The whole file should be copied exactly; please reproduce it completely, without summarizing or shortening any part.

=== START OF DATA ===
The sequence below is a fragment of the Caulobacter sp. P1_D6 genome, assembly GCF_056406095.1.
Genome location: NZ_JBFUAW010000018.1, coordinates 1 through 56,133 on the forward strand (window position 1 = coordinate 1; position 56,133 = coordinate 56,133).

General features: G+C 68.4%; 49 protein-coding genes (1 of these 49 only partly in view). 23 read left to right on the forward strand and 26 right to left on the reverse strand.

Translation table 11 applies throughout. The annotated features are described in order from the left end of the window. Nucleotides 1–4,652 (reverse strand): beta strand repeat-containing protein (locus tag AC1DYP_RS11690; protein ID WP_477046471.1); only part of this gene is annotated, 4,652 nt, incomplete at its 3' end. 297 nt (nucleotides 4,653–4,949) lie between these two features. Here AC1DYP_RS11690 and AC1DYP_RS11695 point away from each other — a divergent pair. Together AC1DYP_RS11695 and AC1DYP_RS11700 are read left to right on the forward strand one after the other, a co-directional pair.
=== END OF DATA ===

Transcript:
The sequence below is a fragment of the Caulobacter sp. P1_D6 genome, assembly GCF_056406095.1.
Genome location: NZ_JBFUAW010000018.1, coordinates 1 through 56,133 on the forward strand (window position 1 = coordinate 1; position 56,133 = coordinate 56,133).

General features: G+C 68.4%; 49 protein-coding genes (1 of these 49 only partly in view). 23 read left to right on the forward strand and 26 right to left on the reverse strand.

Translation table 11 applies throughout. The annotated features are described in order from the left end of the window. Nucleotides 1–4,652 (reverse strand): beta strand repeat-containing protein (locus tag AC1DYP_RS11690; protein ID WP_477046471.1); only part of this gene is annotated, 4,652 nt, incomplete at its 3' end. 297 nt (nucleotides 4,653–4,949) lie between these two features. Here AC1DYP_RS11690 and AC1DYP_RS11695 point away from each other — a divergent pair. Together AC1DYP_RS11695 and AC1DYP_RS11700 are read left to right on the forward strand one after the other, a co-directional pair.